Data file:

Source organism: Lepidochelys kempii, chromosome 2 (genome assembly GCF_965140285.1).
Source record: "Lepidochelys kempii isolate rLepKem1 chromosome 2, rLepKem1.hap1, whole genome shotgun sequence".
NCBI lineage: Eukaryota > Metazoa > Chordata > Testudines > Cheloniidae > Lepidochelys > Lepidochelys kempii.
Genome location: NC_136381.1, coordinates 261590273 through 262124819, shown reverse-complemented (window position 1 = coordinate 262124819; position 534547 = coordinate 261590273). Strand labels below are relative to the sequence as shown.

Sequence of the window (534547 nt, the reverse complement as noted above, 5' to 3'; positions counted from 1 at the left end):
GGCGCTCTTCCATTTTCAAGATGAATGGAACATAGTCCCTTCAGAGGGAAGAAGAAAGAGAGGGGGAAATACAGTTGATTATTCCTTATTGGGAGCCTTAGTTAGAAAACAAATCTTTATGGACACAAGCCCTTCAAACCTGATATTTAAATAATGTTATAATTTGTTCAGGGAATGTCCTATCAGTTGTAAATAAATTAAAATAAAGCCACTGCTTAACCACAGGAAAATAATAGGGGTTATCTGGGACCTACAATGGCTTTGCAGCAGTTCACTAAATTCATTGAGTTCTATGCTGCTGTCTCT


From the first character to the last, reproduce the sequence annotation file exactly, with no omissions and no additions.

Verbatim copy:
Source organism: Lepidochelys kempii, chromosome 2 (genome assembly GCF_965140285.1).
Source record: "Lepidochelys kempii isolate rLepKem1 chromosome 2, rLepKem1.hap1, whole genome shotgun sequence".
NCBI lineage: Eukaryota > Metazoa > Chordata > Testudines > Cheloniidae > Lepidochelys > Lepidochelys kempii.
Genome location: NC_136381.1, coordinates 261590273 through 262124819, shown reverse-complemented (window position 1 = coordinate 262124819; position 534547 = coordinate 261590273). Strand labels below are relative to the sequence as shown.

Sequence of the window (534547 nt, the reverse complement as noted above, 5' to 3'; positions counted from 1 at the left end):
GGCGCTCTTCCATTTTCAAGATGAATGGAACATAGTCCCTTCAGAGGGAAGAAGAAAGAGAGGGGGAAATACAGTTGATTATTCCTTATTGGGAGCCTTAGTTAGAAAACAAATCTTTATGGACACAAGCCCTTCAAACCTGATATTTAAATAATGTTATAATTTGTTCAGGGAATGTCCTATCAGTTGTAAATAAATTAAAATAAAGCCACTGCTTAACCACAGGAAAATAATAGGGGTTATCTGGGACCTACAATGGCTTTGCAGCAGTTCACTAAATTCATTGAGTTCTATGCTGCTGTCTCT